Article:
Video: John Force’s Funny Car Goes Ka-Blooey at Pomona

This past weekend’s NHRA Winternationals featured one of the more violent engine explosions in recent memory, but for the driver, 16-time Funny Car champion John Force, it was just another day at the office. See the video. 



For whatever reasons, the season-opening Lucas Oil NHRA Winternationals at Auto Club Raceway in Pomona, California featured an unusual number of violent engine failures, especially in the early rounds. One crew chief attributed the mishaps to a sudden and severe change in atmospheric conditions, but even on the best of days the engines in  NHRA’s Top Fuel and Funny Car categories are tuned to the brink of calamity, burning around one gallon of nitromethane fuel per second. It doesn’t take more than a hiccup to send these powerplants straight over the edge, with often spectacular results.

In his remarkable five-decade career, 16-time Funny Car champion John Force has no doubt suffered more catastrophic engine failures than the NHRA statisticians have bothered to count. In first-round action at Pomona this past weekend he racked up one more, and thanks to the extensive safety measures in use, he casually walked away. (It was a rough weekend overall for the Force family, as daughter and current Top Fuel champ Brittany Force suffered a crash that sent her to the hospital, though her injuries were reported as not serious.) Courtesy of NHRA, here’s one explosive engine failure, and in glorious slo-mo, too, as the Camaro body is blown clean from the chassis by percussive force. Watch this.


5 thoughts on “Video: John Force’s Funny Car Goes Ka-Blooey at Pomona

  1. Funny car and Top Fuel cars are intense. My favorite form of racing, although not for this reason. Fuel cars run for a total of 90 seconds per run( includes warm up, burn out and run.) and are rebuilt after every run. It’s an amazing thing to watch. This, obviously, is a catastrophic event, and doesn’t happen often. This particular incident, just cost in excess of $100,000 dollars, ( Bodies, made of carbon fiber, cost $50g’s alone) and more than likely, a mistake on one of the crew during rebuild, and Mr. Force will scold them accordingly. A typical non-catastrophic rebuild consists of new pistons, rods, bearings, rebuilt heads, and supercharger seals and clutch discs, every run. Unbelievable machines. Not to worry, though, they always have a “backup car”. John Force has been at the center of safety, especially after one of his drivers, Eric Medlen was killed in a testing crash in 2007 and he himself almost died in a violent crash in Texas later that same year after a tire went down and the car broke in half. It’s a crazy sport. If you are a motorhead, you owe it to yourself to see one of these events. Don’t forget the earplugs.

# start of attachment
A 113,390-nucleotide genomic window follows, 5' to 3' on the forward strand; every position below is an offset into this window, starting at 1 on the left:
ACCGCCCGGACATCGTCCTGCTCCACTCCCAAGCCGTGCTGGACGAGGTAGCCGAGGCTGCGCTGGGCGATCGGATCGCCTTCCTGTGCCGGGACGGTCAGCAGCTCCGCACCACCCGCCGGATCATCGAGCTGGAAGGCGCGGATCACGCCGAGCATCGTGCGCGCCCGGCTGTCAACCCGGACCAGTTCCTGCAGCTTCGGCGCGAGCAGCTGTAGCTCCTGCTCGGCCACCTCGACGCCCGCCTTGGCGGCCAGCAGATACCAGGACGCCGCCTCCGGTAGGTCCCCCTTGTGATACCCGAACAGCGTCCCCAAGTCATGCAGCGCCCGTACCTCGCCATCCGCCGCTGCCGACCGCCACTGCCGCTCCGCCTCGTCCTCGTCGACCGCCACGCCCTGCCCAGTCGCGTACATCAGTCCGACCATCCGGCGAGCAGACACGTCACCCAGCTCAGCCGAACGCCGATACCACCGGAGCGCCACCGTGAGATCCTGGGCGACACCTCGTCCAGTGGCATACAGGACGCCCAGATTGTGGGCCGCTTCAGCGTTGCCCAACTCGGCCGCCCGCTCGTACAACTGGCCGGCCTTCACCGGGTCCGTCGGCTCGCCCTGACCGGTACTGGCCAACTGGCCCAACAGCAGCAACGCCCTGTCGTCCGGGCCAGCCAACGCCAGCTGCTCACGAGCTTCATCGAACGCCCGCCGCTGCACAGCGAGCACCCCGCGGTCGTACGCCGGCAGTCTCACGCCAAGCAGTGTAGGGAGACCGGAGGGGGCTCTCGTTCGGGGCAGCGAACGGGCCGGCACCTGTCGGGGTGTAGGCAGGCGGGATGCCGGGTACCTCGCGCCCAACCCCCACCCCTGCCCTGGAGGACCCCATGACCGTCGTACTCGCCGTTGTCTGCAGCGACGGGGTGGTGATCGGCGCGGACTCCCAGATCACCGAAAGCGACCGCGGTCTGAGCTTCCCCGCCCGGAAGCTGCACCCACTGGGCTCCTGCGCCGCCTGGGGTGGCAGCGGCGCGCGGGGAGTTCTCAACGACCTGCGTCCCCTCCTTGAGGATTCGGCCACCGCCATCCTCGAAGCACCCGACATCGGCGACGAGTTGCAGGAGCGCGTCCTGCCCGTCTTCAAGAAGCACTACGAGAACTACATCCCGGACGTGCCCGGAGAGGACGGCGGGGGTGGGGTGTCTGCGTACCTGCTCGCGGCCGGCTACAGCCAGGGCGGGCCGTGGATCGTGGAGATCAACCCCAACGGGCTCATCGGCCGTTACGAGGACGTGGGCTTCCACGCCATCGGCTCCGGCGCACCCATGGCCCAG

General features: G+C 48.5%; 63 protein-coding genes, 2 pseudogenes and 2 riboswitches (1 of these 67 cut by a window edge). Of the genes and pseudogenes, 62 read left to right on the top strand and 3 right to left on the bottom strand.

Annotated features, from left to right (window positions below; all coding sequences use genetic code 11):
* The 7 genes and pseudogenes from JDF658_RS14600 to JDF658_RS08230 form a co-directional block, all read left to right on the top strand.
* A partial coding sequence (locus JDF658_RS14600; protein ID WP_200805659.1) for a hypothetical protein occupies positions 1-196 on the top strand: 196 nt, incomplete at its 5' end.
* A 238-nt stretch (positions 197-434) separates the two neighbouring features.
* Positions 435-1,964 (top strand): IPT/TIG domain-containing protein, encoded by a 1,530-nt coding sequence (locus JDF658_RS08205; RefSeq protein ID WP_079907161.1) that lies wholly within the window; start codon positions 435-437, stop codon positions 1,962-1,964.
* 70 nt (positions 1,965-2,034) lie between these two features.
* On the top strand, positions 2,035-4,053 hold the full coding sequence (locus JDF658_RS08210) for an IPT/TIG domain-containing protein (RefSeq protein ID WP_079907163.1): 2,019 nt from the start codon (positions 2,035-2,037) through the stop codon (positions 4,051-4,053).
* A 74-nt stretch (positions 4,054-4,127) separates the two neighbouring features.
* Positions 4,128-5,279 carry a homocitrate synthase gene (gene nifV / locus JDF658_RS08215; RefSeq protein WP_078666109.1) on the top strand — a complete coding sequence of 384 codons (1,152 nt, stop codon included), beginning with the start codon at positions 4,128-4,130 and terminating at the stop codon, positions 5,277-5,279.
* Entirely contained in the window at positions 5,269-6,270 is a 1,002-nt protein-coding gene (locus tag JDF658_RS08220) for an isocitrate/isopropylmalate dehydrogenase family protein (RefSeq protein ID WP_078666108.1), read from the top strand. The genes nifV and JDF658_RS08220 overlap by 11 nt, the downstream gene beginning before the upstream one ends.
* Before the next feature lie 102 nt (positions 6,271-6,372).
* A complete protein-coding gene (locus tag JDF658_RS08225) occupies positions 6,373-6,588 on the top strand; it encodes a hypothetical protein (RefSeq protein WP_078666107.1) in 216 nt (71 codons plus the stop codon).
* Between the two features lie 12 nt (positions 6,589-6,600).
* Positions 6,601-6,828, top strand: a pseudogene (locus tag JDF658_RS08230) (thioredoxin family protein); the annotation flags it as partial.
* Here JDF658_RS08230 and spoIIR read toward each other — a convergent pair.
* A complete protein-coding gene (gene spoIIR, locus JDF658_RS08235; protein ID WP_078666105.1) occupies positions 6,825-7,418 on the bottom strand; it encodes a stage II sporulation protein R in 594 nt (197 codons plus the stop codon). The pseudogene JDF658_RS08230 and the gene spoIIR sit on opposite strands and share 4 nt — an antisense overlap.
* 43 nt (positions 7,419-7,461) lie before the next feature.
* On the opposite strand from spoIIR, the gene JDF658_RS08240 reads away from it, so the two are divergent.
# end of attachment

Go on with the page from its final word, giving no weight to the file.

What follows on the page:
2. The parachute has the back wheels off the ground. Must need the aero to keep them down.
    Personally I feel fuel cars are past their use by, so many explosions, all potentially very dangerous. And so stupidly expensive. Plus the tracks are not long enough anway. They will be racing on the Eighth soon because of the speed and lack of brakes!
    And even top alcohol cars are too fast for the 1/4. But a little more sane.

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